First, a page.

I have read some interesting articles of late highlighting how the #notastripper movement is just veiled slut-shaming. It got me thinking about why being a stripper is seen to be shameful. And I came to the conclusion that in fact, it’s just another way in which patriarchal values have successfully “divided and conquered” women. I think it is time that women en masse stood up in solidarity with the sisterhood and reframed the perception of “stripper”, just as we have started reclaiming the slut and begun to #freethenipple.
Let’s be honest, women make up about half the world’s population. So if we decide together to make the change, it will not go unnoticed. And as pole dancers we have a unique opportunity to lead this movement.
Forgetting about men for a second, why do non-stripper women shame their stripper counterparts?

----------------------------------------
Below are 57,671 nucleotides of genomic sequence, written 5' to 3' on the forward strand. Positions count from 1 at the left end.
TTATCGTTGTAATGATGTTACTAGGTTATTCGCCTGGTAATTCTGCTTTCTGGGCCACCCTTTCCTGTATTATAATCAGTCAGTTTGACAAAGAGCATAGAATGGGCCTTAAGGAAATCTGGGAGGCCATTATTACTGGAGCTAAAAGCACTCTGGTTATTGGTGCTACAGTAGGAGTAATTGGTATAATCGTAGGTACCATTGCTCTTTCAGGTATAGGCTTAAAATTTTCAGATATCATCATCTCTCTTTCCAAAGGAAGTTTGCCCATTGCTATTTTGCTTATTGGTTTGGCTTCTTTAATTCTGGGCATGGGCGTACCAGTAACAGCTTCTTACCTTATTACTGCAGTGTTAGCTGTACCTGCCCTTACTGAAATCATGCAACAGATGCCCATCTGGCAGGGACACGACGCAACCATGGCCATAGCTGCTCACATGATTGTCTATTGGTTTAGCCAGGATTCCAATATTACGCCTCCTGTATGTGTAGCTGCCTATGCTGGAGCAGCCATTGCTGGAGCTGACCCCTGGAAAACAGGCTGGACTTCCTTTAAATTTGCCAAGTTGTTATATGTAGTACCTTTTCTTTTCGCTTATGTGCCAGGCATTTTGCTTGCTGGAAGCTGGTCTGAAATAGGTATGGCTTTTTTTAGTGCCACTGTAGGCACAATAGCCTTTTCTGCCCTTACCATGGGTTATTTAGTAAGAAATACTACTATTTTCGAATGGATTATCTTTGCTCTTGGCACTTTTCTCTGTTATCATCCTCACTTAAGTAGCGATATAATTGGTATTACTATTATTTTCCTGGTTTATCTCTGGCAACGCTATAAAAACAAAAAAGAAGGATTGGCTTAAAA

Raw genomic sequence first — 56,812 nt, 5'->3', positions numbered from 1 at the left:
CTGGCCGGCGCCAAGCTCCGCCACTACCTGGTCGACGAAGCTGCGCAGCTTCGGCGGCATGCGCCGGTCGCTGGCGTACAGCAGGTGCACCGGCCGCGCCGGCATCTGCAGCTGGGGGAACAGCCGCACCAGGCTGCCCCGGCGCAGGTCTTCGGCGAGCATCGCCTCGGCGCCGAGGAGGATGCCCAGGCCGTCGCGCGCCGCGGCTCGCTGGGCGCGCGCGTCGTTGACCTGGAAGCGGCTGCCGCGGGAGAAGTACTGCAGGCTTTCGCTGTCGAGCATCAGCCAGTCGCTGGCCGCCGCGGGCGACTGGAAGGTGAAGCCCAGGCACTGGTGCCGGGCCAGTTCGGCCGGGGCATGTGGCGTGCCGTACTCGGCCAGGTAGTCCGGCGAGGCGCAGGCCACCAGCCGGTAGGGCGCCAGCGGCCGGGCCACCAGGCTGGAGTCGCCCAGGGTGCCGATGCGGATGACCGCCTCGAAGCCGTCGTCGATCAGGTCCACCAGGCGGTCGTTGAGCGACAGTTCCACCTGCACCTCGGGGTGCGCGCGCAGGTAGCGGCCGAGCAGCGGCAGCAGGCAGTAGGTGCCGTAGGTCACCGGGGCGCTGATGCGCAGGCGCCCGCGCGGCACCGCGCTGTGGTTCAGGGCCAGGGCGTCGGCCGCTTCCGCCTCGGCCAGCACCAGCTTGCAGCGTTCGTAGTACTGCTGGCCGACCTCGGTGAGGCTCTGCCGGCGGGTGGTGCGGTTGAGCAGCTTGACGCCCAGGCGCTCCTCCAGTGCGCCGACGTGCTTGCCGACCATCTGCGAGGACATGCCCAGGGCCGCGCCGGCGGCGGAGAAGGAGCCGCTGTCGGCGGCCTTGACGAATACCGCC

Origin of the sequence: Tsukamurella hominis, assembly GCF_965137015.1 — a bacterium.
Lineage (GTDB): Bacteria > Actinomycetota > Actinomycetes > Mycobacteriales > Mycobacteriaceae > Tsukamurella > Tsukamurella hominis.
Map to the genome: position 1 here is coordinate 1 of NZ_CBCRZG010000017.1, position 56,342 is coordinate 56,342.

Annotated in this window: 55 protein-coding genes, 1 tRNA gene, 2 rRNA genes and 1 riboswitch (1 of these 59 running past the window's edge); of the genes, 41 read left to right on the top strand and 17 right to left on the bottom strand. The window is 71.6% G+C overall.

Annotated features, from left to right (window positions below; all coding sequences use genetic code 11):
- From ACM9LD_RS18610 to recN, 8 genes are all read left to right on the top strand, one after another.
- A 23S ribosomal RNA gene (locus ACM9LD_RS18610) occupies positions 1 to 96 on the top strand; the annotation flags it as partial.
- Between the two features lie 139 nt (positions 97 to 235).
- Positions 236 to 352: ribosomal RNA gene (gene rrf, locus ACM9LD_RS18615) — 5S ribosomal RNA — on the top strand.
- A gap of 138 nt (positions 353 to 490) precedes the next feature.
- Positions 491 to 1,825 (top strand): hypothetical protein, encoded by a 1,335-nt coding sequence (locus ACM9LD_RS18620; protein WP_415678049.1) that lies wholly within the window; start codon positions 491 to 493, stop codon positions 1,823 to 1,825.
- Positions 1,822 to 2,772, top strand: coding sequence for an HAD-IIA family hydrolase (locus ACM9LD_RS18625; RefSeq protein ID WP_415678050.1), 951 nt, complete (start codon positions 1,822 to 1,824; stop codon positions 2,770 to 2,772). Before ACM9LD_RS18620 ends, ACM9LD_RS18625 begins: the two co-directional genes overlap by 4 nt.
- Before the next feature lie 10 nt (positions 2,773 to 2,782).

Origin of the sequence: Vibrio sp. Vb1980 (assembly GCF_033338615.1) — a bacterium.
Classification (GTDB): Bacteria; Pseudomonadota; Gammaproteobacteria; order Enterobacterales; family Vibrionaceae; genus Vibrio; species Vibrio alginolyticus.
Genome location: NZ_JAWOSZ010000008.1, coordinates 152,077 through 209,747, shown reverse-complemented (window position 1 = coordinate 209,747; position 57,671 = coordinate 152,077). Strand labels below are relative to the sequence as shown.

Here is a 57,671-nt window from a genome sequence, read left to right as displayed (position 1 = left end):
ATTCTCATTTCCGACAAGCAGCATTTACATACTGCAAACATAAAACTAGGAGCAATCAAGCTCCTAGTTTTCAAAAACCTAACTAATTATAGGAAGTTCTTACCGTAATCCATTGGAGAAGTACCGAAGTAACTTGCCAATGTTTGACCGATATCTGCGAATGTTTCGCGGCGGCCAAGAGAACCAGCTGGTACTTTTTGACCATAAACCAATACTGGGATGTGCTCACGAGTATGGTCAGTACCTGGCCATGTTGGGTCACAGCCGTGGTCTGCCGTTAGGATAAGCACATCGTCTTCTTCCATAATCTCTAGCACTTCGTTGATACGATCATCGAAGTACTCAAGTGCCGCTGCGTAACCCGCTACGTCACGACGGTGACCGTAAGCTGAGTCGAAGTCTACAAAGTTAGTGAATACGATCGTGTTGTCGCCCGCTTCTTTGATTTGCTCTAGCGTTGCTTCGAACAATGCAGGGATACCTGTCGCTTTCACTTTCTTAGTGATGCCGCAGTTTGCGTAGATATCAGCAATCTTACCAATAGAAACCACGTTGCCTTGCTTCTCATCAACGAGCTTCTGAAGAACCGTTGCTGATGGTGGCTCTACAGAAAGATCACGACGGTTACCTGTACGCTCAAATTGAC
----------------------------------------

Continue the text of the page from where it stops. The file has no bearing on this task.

Firstly, I think it is human nature to want to perceive yourself as “better” than other people. This is rooted in ego, however should not be judged – merely acknowledged. Most of us have this as an intrinsic part of our nature, no matter how much we rationally try and rise above it. This competitive nature makes it easy for internalised misogyny within women to slut-shame strippers – to see them as lesser value. Call them “dirty”, “skanky” or “cheap”.
In conjunction with this, they may enjoy looking down upon a career choice that is deemed socially inferior and of lower perceived status on the hierarchy of jobs than their own. For these reasons, buying into the patriarchal derision of stripping suits their own needs.
I also believe the perceived sexual freedom of a woman who takes her clothes off for money is a trigger for non-stripper women’s sexual inhibitions. This makes it easier for those women to form rash judgments and dismiss strippers as “sluts” – because they feel threatened by their flagrant disregard for the sexual status quo (whether consciously acknowledged or not). This is just another means of feeling superior, which at its roots is based in the misogynistic belief that women are demeaned by being sexually liberated. Something for which many of us have internal shame and subconscious inhibitions – even those of us who outwardly rebuke these notions.